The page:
The NCAA tournament is rarely as wide open as it seems on Selection Sunday. Upsets will happen, but history suggests that there are a small number of teams that can cut down the nets April 2 in New Orleans. The Dagger identifies the seven teams that have the best shot of winning the national championship and two that don't.
1. Kentucky (No. 1 seed, South)
Anthony Davis dominating the tournament is a given. If Kentucky is to win it all, it'll be because freshman point guard Marquis Teague dictates the pace of play and keeps the turnovers to a minimum. Kentucky's bracket is the softest of the four No. 1s. You could argue that Duke, Baylor and Indiana are the worst among their respective seeds. That outweighs the fact that Wichita State (No. 5) and Connecticut (No. 9) are the best of theirs.
2. North Carolina (No. 1 seed, Midwest)
The Tar Heels were almost a unanimous preseason No. 1. Some early-season struggles had folks fleeing the North Carolina bandwagon amidst whispers that Roy Williams was having difficulties harnessing the talent of a roster full of McDonald's All-Americans. The team's play over the past month quieted those rumblings and it's looking more and more like the apathy of a team predestined for greatness, rather than a lack of cohesiveness, may have been to blame.
3. Syracuse (No. 1 seed, East)
Stars cut down nets. Whether it was Kemba Walker, Tyler Hansbrough, Carmelo Anthony or Juan Dixon, every team to win the title this century has had a go-to player. Syracuse doesn't, but the consistency and depth of the Orange was good enough for a 30-2 record and should propel Jim Boeheim's team deep into the bracket.
4. Kansas (No. 2 seed, Midwest)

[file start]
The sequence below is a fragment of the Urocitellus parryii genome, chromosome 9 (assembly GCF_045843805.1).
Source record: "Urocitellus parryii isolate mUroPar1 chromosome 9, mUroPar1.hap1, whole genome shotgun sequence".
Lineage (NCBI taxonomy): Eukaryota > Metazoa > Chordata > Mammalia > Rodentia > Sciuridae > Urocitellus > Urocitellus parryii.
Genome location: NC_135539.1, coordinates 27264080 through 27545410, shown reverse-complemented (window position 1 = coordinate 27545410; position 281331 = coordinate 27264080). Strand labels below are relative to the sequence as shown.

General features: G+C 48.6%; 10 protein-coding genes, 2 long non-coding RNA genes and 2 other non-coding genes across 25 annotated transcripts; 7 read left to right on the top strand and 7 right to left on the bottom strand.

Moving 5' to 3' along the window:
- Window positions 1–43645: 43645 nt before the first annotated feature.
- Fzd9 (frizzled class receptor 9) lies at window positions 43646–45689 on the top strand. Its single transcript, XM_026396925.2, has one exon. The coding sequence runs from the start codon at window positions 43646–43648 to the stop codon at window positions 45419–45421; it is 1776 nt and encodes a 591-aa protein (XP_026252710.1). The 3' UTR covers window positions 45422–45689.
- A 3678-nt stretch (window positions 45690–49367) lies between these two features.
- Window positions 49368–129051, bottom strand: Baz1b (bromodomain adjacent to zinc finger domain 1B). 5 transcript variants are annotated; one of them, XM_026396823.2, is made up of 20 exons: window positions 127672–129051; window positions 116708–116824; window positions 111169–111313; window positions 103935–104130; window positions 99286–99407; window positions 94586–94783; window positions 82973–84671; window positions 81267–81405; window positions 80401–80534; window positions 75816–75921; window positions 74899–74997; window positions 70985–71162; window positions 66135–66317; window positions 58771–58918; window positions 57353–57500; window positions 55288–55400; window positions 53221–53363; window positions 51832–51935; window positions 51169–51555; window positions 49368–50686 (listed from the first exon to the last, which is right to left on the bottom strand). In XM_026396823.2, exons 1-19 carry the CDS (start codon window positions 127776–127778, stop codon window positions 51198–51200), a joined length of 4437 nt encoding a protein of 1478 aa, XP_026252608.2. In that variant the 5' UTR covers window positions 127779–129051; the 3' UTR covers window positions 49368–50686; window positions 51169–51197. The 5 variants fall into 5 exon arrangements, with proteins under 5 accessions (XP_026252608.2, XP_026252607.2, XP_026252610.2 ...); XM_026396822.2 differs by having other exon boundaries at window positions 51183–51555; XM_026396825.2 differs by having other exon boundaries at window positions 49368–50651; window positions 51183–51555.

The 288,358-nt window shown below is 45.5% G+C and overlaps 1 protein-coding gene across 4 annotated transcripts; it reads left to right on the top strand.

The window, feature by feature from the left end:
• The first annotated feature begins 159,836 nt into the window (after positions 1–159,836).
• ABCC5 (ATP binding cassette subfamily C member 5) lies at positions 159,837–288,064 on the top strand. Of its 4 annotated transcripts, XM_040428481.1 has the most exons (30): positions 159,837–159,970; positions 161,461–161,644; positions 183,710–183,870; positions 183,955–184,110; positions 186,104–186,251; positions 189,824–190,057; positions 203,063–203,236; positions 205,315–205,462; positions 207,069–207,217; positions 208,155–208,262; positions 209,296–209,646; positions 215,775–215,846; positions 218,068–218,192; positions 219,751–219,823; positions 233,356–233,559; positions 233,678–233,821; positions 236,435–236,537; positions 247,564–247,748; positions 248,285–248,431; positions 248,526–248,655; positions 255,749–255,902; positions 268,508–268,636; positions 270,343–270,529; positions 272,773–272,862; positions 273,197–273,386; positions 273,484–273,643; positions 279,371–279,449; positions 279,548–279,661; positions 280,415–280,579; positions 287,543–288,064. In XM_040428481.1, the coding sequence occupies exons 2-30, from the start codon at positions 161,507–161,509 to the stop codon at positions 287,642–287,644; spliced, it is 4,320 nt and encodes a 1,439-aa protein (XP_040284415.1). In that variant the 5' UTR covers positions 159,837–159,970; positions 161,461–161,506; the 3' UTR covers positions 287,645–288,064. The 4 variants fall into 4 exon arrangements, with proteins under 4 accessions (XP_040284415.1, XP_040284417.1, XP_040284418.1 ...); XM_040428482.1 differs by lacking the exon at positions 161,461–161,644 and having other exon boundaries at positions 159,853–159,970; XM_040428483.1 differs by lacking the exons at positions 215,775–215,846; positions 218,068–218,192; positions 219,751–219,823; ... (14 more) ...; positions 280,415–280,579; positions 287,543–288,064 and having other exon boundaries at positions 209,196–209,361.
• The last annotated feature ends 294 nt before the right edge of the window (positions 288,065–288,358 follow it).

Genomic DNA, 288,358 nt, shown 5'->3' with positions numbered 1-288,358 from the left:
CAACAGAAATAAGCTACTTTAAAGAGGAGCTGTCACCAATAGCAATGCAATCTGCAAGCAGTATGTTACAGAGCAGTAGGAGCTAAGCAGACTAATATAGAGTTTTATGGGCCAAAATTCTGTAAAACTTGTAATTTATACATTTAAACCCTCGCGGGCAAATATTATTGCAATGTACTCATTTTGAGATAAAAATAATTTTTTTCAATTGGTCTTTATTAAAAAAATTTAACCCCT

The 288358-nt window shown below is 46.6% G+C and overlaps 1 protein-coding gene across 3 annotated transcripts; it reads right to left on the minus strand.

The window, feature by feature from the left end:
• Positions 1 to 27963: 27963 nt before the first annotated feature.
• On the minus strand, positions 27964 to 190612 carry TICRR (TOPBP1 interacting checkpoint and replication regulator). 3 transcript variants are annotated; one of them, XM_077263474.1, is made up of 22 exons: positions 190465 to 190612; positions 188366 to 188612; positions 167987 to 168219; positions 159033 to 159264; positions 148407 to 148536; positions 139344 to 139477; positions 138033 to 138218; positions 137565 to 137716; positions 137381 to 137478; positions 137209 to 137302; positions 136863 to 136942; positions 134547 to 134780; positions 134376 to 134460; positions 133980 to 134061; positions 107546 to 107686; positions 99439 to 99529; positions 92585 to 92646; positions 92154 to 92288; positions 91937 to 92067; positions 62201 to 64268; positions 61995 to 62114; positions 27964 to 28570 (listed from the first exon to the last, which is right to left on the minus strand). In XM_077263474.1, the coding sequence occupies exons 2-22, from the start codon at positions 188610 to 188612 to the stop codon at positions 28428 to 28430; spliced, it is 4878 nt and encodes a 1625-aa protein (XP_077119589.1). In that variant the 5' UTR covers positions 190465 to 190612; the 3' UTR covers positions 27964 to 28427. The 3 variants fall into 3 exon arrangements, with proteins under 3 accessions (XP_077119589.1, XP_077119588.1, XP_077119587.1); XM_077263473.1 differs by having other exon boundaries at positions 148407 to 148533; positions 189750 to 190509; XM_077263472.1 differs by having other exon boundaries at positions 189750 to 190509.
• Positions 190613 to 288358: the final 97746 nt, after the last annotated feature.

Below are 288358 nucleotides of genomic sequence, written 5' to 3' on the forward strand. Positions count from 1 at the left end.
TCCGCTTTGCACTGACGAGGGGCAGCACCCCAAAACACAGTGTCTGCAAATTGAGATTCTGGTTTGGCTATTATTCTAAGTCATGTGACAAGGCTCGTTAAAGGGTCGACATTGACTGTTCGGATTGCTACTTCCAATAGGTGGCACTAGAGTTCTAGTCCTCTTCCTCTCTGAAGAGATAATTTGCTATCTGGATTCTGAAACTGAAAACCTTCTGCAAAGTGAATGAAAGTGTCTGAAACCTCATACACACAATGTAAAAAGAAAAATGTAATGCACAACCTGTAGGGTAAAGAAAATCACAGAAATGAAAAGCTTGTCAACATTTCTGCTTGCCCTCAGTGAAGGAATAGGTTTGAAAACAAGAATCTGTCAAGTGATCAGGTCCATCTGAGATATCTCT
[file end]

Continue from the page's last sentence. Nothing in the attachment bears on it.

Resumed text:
KU has its star in unanimous Big 12 player of the year Thomas Robinson. If Jeff Withey can keep teams from focusing all their interior attention on Robinson, Kansas should cruise into a potential Elite Eight matchup with fellow college basketball blue-blood North Carolina.
5. Michigan State (No. 1 seed, West)
Any team coached by Tom Izzo is always a threat to cut down the nets. Draymond Green doesn't get as much national attention as his counterparts on Kentucky and Kansas. That will change over the next three weeks.
6. Ohio State (No. 2 seed, East)
As Jared Sullinger goes, so does the Buckeyes offense. The defense is one of the most smothering in the country and is good enough to keep OSU in games even if the All-American has an off-night.
7. Louisville (No. 4 seed, West)
Surely another middling regular-season team from the Big East can't parlay a conference tournament hot streak into an NCAA title. Right?
Two that can't
1. Duke (No. 2 seed, South)
Can't may be too strong of a strong word. How about we go with "won't." Duke's defense has let it down all season. A porous interior combined with streaky three-point shooting is the recipe from which NCAA upsets are made.
2. Missouri (No. 2 seed, West)
Frank Haith's offense is one of the best in the country. But he and his Tigers are playing against history. No coach has won a championship in his first Final Four since Tubby Smith in 1998. That year, Tubby took over a Kentucky team that had lost in the finals the previous season. Missouri has no such recent, or historical, pedigree.
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